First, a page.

It is my wish that the voice of the storyteller will never die in Africa, that all children in the world may experience the wonder of books, and that they will never lose the capacity to enlarge their earthly dwelling place with the magic of stories. – Nelson Mandela

The key to a healthy society is a thriving community of storytellers. Stories are what really make us human. – Franco Sacchi

Reading books at home is an important part of the early development of children during which they confront in a pleasurable activity those human passions of love and hate, of ambition and desire, of change and hope. – Jonathan Jansen

If we want to break down barriers between ourselves across race, linguistic and cultural lines, we must promote reading. Fiction forces you to live in other people’s worlds. It develops our empathetic capacities … it can and does help to build bridges. Reading will help us to humanise each other. In a time of violence, we must spread the word about the power of books to make South African life a little easier. – Eusebius McKaiser

A book can change your life. You can read yourself out of poverty. – Annari van der Merwe

Books not only change the mind, they can change the course of society. – Jonathan Jansen

You don’t have to burn books to destroy a culture – just get people to stop reading them. – Ray Bradbury

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Franschhoek Literary Festival 2017: the podcasts

The quaint Western Cape town of Franschhoek recently played host to the country’s literary greats for the eleventh annual Franschhoek Literary Festival.

In between dashing from shady spot to shady spot, consuming copious amounts of Porcupine Ridge wine and buying books, festival-goers attended panel discussions with a vast range of topics. If you couldn’t make it this year, or happened to miss a discussion, we’ve got you covered.

Click here to listen to the recordings of the 2017 discussions.

(To those of us who were there – do you now get why we had to turn our phones off…)

From victim to survivor (Old School Hall): Michelle Hattingh (I’m the Girl Who Was Raped) uncovers stories of courage, faith and perseverance in the face of opposition and adversity as told by Grizelda Grootboom (Exit), Lindiwe Hani (Being Chris Hani’s Daughter) and Shamim Meer (Memories of Love and Struggle).)


How powerful are Constitutions? (New School Hall): Tembeka Ngcukaitobi speaks to three human rights advocates – former Constitutional Court Judge Albie Sachs, author Deborah Lipstadt and author and professor of law at University College London Philippe Sands – about the role of a country’s constitution in protecting human rights.


Rattling the cage of discrimination (Old School Hall): Sifiso Ndlovu (The Thabo Mbeki I Know), Anastacia Tomson (Always Anastacia), Griffin Shea and Marianne Thamm (Hitler, Verwoerd, Mandela and Me) interrogate the systems that divide South Africans, and how we can dismantle them.


Crossing the arts (Elephant & Barrel): ‘Polyartists’ Carol Mashigo (actor/writer), Rian Malan (writer/musician) and Sam Wilson (film producer /writer) tell Africa Melane about the crossover between their various artistic lives and what they mean to them.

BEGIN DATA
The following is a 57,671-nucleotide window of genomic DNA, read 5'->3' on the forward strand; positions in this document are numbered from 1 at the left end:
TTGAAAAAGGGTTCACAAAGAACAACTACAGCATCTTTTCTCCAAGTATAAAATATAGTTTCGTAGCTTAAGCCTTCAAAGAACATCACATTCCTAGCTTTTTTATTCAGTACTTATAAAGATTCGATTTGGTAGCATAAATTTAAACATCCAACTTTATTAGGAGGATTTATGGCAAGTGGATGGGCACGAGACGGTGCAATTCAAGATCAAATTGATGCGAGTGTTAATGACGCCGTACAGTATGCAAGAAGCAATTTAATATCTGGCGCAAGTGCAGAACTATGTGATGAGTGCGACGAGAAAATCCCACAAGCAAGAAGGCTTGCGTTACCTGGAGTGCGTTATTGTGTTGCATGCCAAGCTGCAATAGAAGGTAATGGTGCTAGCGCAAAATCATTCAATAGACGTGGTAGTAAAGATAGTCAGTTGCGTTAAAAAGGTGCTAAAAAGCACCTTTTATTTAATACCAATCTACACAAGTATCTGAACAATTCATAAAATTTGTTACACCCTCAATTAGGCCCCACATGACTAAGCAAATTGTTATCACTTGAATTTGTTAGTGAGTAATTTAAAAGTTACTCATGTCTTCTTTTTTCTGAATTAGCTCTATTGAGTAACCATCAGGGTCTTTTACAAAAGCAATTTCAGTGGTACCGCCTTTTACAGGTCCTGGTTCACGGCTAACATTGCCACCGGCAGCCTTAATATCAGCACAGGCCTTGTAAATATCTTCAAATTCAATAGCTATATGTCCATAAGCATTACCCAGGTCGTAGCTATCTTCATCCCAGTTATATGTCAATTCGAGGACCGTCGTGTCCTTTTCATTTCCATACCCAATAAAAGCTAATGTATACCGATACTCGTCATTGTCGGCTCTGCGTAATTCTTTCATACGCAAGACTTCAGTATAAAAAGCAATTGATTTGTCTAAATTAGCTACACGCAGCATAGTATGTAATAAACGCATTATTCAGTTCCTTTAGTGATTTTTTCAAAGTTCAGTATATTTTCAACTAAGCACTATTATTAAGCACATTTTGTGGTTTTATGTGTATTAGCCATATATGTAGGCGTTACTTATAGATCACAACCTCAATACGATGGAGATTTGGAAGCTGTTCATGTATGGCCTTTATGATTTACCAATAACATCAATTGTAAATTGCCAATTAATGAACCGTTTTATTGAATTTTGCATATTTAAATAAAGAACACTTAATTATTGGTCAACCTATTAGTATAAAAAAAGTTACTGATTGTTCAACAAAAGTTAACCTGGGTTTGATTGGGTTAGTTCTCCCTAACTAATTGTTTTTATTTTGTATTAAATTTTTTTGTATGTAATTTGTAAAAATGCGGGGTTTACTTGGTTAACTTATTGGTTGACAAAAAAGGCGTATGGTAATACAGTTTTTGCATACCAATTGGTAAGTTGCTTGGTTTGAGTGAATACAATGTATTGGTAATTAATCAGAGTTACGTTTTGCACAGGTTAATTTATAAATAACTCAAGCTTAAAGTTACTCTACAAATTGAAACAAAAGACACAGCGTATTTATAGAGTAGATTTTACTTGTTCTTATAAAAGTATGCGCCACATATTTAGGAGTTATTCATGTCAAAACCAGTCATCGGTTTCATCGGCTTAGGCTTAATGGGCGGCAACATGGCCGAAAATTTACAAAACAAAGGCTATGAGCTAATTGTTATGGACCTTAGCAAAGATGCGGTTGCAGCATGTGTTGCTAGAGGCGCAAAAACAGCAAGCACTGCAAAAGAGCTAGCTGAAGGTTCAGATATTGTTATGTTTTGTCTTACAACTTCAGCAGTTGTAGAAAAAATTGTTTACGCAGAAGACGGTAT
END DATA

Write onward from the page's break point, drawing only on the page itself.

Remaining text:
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Franschhoek Literary Festival: Day Two

The second day of the annual Franschhoek Literary Festival’s programme featured topics as diverse as implications of media censorship, the responsibilities of opinion pieces, cultural appropriation, the Karoo as literary muse and questions regarding feminism and who ‘owns’ it.

After the mandatory drink or two – besides the perennially favourite mahala glass of Porcupine Ridge Wine – at the Elephant and Barrel, festival-goers and authors alike bid FLF 2017 goodbye.

Check out #flf2017 for more!

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Franschhoek Literary Festival: Day One

From great discussions about identity politics to the psyche of apartheid spies; speculative fiction and Holocaust denialism; women who write crime fiction and debates about whether writers are made or born -the first day of the annual Franschhoek Literary Festival provided enough stimulating conversation to exercise festival goers’ brain muscles, and festival-sponsor Porcupine Ridge supplied enough wine to keep them hydrated.

Hotter than expected, veteran FLF’ers were often heard remarking that “it ALWAYS rains during Franschhoek,” yet the pleasant weather made for an excellent excuse to enjoy a glass of in vino veritas.

To whet your appetite for whatever Saturday might bring, here are a few tweets of the vet pret first day of Franschhoek Literary Festival:


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Ten talks to attend at the 2017 Franschhoek Literary Festival

Everyone’s favourite Porcupine Ridge-sponsored, vineyard-surrounded literary festival is around the corner.

Yes, you read correctly. The Franschhoek Literary Festival is coming up on the weekend of the 19th – 21st of May.

With a programme which skriks vir niks, it can be rather daunting to decide which discussions you’d like to attend.

Enter Kate Sidley. Kate recently compiled a list of 10 must-see discussions for the Sunday Times, which can be viewed here.

‘Til the 19th!